Marcel van Eeden
Dutch artist Marcel van Eeden uses Nero pencil and gouache to create sombre, often black-and-white images which loosely combine to form an extended narrative touching upon the themes of art, forgery and sex in the period from 1890 to 1965. For each exhibition he develops new plot lines, and the works have now been arranged in a large retrospective volume, for the first time giving one a sense of the progression of the overall story. The design is reminiscent of a graphic novel. Each double-page spread shows between 1 and 16 images, which are reproduced in four fixed formats. All images are set without space one next to the other and bled off at the edges, so there is no empty space, and the whole book consists of artwork - including the cover, endpapers and half-titles. A text booklet on very thin paper is inserted at the back. This unusual form of presentation for artwork responds perfectly to the material, and the extremely dense volume is challenging in a positive sense. The printing of the black tones is outstanding. Every detail of the volume's fabrication is precise and functional.
A sequence or phrase
The French artist Jean-Pascal Flavien constructs conceptual, abstract buildings that create the impression of being sculptures or pictograms, depending on the point of view chosen. Five of these works are presented here in a large-format, slim volume, each in one chapter with numerous photographs and sketches. In between them are theoretical essays on topics such as ‘building ...’, ‘there are ...’ and ‘a house... ‘, and all ten parts are directly accessible via a thumb index on the right edge of the book. The layouts vary in the size, density and arrangement of the illustrations, but the design convincingly takes advantage of the fact that Flavien's works have a graphic quality and in part function as figurative signs. The result is a form of visual discourse that makes no clear distinction between text and image. The intellect and the senses are addressed in equal measure.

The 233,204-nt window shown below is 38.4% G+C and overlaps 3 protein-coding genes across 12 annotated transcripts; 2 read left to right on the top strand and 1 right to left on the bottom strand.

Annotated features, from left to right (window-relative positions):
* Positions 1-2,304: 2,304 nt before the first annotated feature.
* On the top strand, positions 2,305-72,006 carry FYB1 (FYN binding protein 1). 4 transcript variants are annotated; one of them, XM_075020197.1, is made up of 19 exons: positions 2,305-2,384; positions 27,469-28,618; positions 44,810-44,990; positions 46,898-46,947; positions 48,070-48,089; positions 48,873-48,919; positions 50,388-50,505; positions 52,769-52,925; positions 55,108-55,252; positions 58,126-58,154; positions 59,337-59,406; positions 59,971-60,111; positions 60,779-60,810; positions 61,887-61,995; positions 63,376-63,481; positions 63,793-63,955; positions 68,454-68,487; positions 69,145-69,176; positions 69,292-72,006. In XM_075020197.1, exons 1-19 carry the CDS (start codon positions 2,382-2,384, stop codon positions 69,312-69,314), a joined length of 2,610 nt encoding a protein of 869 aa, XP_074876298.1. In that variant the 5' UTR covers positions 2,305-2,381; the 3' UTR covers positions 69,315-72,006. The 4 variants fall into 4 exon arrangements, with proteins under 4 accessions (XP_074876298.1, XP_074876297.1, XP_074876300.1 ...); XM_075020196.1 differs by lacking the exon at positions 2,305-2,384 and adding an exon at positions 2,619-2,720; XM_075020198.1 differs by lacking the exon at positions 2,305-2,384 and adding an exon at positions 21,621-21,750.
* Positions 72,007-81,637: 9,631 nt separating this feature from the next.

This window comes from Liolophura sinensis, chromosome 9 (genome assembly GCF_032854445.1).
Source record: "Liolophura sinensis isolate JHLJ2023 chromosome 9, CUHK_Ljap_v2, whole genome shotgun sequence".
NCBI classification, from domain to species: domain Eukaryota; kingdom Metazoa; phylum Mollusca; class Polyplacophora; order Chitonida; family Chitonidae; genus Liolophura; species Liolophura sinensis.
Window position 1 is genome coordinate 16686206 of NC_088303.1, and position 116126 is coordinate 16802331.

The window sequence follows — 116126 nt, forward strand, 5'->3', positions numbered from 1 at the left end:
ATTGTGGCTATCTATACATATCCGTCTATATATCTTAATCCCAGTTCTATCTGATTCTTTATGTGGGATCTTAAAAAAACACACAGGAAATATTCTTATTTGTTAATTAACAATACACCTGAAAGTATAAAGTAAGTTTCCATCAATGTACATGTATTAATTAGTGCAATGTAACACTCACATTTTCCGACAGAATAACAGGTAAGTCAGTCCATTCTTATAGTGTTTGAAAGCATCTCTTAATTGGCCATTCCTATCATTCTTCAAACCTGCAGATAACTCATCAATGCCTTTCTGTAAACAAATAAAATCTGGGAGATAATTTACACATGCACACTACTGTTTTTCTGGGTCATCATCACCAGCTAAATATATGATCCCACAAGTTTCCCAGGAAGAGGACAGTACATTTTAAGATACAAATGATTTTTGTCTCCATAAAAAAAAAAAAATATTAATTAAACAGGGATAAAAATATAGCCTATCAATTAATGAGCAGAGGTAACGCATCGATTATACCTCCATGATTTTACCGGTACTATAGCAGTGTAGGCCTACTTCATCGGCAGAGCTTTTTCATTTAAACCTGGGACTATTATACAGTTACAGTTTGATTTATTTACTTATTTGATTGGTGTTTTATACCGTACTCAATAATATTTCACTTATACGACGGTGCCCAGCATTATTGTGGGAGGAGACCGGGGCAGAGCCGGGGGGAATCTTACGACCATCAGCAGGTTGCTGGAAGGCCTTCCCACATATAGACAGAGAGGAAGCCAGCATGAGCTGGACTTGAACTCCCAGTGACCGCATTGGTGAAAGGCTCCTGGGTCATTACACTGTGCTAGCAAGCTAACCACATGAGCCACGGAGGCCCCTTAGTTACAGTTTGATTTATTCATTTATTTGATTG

From 1963 to 2003, Dutch cinematographer Robby Müller participated in more than 70 films, working with, among others, Wim Wenders, Jim Jarmusch, Peter Bogdanovich and Lars von Trier. Numerous stills from 14 works are arranged here into various thematic but untitled chapters in a substantial volume with a softcover and flaps. Each chapter begins with an empty black page on the right and a white page on the left, followed by two to six stills per page, generally from one film or scene. They appear in two standard sizes and are arranged on a strict grid ; brief descriptive comments by the authors appear below most, but not all, of the images. While the layout is reminiscent of a photonovel, the relationship between image and text is rather peculiar. The closest comparison might be to a film with voice-over that has now been convincingly turned into a book. Thanks to generous use of white space, there is a surprisingly light feel to the contents. The cover design is audacious.
Forschung im Fokus
The third volume in the ‘Bilderwelten' series published by the ETH-Bibliothek in Zurich presents historic scientific photography from the fields of botany, glaciology, geology and meteorology since the end of the nineteenth century. An introductory essay with reference images is followed by the plates section, with over 150 photographs on coated paper. They are typically placed in a large format on a single page or on a double-page spread. The white margin varies depending on the format, but always leaves sufficient space for explanatory captions. The design is for the most part restrained, yet appropriate for presenting the imagery in an ideal manner. Thanks to careful photo selection, good sequencing and numerous surprising combinations, the result is a spectacular insight into a diverse pictorial world that ranges from microscopic to telescopic images.